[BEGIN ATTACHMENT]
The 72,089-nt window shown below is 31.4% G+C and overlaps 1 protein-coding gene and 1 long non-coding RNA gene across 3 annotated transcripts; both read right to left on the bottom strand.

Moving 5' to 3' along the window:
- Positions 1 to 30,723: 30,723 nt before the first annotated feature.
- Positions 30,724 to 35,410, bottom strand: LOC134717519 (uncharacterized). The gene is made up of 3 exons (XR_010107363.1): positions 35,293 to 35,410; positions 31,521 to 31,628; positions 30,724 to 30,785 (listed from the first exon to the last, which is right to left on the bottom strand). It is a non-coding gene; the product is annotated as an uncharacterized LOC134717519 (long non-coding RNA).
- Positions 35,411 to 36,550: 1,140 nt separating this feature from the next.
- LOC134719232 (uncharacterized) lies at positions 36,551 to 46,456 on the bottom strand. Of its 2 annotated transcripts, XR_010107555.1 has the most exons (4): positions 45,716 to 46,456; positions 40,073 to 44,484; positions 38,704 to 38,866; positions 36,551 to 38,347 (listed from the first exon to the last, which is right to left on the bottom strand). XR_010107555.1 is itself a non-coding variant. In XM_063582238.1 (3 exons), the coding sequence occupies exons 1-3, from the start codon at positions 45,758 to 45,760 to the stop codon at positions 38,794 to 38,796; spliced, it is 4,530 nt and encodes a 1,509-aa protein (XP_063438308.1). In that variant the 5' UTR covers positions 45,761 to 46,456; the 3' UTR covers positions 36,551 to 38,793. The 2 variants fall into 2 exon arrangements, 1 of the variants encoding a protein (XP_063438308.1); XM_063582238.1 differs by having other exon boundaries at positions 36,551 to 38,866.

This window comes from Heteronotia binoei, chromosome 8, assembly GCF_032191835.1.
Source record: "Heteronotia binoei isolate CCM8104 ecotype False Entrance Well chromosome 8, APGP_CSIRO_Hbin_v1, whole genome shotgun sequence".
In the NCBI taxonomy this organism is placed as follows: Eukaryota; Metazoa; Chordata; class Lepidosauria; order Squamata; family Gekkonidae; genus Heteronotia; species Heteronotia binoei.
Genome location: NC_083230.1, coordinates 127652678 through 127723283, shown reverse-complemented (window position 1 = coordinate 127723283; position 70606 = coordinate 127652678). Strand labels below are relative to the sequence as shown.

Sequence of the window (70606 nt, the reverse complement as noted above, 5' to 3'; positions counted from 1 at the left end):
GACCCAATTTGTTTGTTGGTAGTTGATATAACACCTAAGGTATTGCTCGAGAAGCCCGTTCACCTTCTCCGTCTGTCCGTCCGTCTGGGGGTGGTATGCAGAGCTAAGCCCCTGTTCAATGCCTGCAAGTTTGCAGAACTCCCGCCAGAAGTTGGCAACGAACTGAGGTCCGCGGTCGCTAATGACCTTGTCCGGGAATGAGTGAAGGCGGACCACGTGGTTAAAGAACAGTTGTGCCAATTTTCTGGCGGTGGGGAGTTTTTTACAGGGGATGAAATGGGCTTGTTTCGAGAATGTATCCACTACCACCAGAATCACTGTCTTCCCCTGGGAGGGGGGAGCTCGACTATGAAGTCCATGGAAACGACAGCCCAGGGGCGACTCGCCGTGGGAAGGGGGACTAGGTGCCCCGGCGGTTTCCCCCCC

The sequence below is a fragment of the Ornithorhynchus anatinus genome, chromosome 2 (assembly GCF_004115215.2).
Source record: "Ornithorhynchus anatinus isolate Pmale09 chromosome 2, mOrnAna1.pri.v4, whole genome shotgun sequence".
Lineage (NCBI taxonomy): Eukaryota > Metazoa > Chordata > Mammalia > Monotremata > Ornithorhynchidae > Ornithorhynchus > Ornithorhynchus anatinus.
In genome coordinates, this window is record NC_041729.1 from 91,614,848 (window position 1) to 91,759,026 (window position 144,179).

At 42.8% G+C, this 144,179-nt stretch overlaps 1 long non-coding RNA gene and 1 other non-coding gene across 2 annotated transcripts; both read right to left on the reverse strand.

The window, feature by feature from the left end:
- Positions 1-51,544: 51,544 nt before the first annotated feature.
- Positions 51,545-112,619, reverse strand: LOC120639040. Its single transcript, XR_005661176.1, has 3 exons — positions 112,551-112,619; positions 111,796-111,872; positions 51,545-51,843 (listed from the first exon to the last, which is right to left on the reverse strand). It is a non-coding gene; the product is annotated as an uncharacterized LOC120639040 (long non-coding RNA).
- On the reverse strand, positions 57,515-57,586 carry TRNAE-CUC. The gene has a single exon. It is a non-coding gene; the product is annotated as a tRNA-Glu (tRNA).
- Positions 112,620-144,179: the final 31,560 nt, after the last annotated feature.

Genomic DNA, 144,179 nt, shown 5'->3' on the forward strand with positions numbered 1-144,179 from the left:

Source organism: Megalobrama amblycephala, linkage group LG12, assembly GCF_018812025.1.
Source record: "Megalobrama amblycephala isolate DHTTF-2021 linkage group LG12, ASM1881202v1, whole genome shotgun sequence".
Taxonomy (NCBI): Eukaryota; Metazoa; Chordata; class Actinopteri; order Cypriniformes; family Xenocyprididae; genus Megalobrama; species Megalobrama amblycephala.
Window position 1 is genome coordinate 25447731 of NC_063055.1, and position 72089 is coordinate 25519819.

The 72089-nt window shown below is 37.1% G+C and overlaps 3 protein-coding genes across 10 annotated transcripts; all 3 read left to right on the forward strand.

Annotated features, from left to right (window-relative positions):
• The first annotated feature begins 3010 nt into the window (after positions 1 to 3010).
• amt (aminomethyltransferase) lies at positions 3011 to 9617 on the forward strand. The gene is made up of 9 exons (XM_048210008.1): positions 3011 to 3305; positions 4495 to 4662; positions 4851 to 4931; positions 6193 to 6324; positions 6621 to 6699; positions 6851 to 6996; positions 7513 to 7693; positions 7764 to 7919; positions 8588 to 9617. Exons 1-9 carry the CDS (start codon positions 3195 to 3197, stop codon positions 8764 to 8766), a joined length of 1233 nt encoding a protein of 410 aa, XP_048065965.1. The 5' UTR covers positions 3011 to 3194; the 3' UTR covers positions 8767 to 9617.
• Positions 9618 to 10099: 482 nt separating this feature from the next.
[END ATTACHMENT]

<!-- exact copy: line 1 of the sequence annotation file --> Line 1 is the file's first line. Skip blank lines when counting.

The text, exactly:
The 72,089-nt window shown below is 31.4% G+C and overlaps 1 protein-coding gene and 1 long non-coding RNA gene across 3 annotated transcripts; both read right to left on the bottom strand.